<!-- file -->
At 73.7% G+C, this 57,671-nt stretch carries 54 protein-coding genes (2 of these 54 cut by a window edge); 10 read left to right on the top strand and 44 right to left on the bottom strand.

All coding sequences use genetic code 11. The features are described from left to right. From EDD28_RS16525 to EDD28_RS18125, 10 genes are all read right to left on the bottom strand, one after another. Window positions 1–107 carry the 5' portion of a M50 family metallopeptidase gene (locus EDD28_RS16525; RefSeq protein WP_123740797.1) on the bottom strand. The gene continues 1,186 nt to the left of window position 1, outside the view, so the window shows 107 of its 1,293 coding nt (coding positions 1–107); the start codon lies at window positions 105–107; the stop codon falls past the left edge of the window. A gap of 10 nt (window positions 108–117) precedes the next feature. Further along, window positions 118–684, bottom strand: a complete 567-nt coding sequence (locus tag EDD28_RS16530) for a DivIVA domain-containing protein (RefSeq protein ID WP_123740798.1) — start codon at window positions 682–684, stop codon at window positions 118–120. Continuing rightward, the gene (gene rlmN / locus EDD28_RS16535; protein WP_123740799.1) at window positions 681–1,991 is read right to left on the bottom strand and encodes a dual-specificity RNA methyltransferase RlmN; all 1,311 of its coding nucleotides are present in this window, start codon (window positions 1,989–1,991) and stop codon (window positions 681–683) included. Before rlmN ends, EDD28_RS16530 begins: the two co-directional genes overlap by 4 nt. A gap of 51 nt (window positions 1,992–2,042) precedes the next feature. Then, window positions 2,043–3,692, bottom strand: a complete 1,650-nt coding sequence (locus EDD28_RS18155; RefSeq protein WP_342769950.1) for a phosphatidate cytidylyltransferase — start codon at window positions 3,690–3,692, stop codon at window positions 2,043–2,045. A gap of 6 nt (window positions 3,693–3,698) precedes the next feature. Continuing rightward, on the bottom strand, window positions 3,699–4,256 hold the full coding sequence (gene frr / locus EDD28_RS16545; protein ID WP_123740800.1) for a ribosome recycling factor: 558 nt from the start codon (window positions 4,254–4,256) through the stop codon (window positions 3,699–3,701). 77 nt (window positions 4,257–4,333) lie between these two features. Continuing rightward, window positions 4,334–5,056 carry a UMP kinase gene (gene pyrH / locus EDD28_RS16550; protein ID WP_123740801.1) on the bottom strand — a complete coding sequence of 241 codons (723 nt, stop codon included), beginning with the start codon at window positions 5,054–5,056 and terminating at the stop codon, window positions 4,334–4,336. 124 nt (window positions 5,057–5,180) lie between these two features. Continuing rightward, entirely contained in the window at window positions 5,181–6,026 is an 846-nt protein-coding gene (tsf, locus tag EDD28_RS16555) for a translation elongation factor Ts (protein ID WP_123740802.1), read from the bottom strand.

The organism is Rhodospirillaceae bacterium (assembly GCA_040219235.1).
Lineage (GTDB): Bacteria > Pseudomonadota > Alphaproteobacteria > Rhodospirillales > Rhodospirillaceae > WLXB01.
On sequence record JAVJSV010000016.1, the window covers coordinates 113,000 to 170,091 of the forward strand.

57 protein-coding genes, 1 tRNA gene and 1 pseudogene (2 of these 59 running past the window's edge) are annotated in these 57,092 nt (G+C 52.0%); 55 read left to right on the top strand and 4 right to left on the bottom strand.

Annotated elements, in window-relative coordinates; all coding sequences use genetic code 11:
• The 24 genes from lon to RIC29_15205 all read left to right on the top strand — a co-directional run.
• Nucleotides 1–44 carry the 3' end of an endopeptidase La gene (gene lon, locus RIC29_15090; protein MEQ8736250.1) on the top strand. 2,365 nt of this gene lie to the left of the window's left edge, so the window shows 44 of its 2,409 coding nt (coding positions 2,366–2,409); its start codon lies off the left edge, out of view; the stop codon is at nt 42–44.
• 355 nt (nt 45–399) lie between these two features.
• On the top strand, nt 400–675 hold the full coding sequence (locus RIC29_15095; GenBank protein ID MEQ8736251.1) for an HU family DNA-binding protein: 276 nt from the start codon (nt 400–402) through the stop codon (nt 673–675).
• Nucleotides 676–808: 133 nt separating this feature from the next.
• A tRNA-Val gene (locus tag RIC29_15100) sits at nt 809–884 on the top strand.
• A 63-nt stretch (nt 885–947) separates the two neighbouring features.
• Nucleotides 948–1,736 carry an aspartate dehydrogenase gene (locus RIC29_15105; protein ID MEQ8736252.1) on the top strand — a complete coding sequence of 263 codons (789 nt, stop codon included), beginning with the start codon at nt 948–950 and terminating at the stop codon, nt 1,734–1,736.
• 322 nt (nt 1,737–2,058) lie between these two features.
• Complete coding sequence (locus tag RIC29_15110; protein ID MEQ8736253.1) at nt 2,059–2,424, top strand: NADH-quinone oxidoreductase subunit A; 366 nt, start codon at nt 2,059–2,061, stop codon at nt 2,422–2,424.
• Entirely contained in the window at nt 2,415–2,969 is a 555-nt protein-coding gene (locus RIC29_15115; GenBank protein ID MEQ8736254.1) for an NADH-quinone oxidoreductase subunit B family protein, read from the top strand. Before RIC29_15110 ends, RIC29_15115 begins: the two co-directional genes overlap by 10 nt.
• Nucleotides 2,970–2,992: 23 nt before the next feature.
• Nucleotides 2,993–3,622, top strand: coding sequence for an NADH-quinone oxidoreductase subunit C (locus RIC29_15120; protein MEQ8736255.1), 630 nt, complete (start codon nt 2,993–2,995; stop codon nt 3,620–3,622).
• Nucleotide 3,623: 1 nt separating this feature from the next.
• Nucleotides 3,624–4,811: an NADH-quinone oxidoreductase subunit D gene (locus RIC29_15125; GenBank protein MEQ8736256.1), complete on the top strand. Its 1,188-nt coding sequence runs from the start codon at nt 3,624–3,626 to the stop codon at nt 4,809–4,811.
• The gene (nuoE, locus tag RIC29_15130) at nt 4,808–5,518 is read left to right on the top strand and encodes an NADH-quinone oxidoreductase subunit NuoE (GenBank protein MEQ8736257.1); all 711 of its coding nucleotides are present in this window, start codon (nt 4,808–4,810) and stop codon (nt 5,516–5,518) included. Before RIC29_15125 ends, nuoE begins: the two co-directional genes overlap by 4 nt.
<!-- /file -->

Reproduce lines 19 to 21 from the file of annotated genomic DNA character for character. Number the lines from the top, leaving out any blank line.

• Nucleotides 2,970–2,992: 23 nt before the next feature.
• Nucleotides 2,993–3,622, top strand: coding sequence for an NADH-quinone oxidoreductase subunit C (locus RIC29_15120; protein MEQ8736255.1), 630 nt, complete (start codon nt 2,993–2,995; stop codon nt 3,620–3,622).
• Nucleotide 3,623: 1 nt separating this feature from the next.